Workplace Wellness Programs Have Little Benefit, Study Finds
Employee mental health services have become a billion-dollar industry. New hires are presented with a panoply of digital wellness solutions, mindfulness seminars, massage classes, resilience workshops, coaching sessions and sleep apps.
But a British researcher who analyzed survey responses from 46,336 workers at companies that offered such programs found that people who participated in them were no better off than colleagues who did not.
The study, published this month in Industrial Relations Journal, considered the outcomes of 90 different interventions and found a single notable exception: Workers who were given the opportunity to do charity or volunteer work did seem to have improved well-being.
Across the study’s large population, none of the other offerings — apps, coaching, relaxation classes, courses in time management or financial health — had any positive effect. Trainings on resilience and stress management actually appeared to have a negative effect.
“It’s a fairly controversial finding, that these very popular programs were not effective,” said William J. Fleming, the author of the study and a fellow at Oxford University’s Wellbeing Research Center.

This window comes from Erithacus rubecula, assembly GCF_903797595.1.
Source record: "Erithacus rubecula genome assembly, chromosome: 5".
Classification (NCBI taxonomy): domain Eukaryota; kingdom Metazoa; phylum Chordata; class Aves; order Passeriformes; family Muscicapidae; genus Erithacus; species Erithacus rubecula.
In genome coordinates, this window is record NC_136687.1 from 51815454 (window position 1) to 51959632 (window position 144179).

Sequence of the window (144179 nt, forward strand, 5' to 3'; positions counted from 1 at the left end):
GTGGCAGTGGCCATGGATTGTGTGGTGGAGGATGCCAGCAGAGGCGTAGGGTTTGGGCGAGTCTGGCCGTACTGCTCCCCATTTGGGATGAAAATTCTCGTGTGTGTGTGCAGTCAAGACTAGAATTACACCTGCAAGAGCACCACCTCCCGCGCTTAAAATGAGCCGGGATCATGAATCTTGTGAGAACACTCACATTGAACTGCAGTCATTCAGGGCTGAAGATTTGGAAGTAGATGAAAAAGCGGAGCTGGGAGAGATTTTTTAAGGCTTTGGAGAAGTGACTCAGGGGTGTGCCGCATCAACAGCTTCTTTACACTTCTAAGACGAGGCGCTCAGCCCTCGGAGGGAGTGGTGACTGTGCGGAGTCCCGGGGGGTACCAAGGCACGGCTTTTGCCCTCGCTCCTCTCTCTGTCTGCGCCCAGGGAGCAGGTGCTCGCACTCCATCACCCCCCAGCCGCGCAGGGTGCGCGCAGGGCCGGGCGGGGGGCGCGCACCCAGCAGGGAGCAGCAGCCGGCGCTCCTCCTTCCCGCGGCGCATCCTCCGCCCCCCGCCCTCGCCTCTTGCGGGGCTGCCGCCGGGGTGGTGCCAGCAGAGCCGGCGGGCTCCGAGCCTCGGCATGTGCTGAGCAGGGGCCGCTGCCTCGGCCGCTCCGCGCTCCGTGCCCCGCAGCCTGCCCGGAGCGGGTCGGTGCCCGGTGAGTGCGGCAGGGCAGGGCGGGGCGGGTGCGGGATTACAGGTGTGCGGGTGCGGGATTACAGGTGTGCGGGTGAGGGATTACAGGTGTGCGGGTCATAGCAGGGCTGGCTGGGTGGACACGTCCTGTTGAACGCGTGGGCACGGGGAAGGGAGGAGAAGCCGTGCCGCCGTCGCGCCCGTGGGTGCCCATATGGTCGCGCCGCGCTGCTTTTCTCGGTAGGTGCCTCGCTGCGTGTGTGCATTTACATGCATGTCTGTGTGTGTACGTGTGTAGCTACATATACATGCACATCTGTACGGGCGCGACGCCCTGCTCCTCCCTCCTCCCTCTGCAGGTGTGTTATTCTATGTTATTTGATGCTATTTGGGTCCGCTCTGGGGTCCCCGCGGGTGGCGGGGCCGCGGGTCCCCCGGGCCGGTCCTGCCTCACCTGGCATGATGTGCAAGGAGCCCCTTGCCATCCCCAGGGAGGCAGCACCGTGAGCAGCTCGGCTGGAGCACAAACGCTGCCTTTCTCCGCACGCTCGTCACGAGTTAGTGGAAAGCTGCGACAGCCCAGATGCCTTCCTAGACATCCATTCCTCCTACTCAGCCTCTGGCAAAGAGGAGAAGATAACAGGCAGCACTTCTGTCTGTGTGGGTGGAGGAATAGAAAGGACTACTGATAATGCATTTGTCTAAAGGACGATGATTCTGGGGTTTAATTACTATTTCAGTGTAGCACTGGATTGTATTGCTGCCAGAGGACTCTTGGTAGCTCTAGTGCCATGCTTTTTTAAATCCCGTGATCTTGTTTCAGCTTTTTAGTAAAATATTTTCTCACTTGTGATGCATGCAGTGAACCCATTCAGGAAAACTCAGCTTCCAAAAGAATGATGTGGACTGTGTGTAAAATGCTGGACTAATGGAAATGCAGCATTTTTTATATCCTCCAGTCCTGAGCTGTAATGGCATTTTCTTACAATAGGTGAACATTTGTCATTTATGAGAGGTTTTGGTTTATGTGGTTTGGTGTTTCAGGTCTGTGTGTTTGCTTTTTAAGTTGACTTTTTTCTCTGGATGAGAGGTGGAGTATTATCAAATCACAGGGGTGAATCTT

Fleming’s analysis suggests that employers concerned about workers’ mental health would do better to focus on “core organizational practices” like schedules, pay and performance reviews.
Fleming’s study is based on responses to the Britain’s Healthiest Workplace survey in 2017 and 2018 from workers at 233 organizations, with financial and insurance service workers, younger workers and women slightly over-represented.
The data captured workers at a single point in time, rather than tracking them before and after treatment. Using thousands of matched pairs from the same workplace, it compared well-being measures from workers who participated in wellness programs with those of their colleagues who did not.
Adam Chekroud, a co-founder of Spring Health, a platform that connects employees with mental health services, and an assistant professor of psychiatry at Yale University, said Fleming’s study examined interventions that were “not highly credible” and measured well-being many months later. A blanket dismissal of workplace interventions, he said, risks “throwing the baby out with the bathwater.”
“There is recent and highly credible data that things like mental health programs do improve all those metrics that he mentions,” Chekroud said.
文／Ellen Barry 譯／羅方妤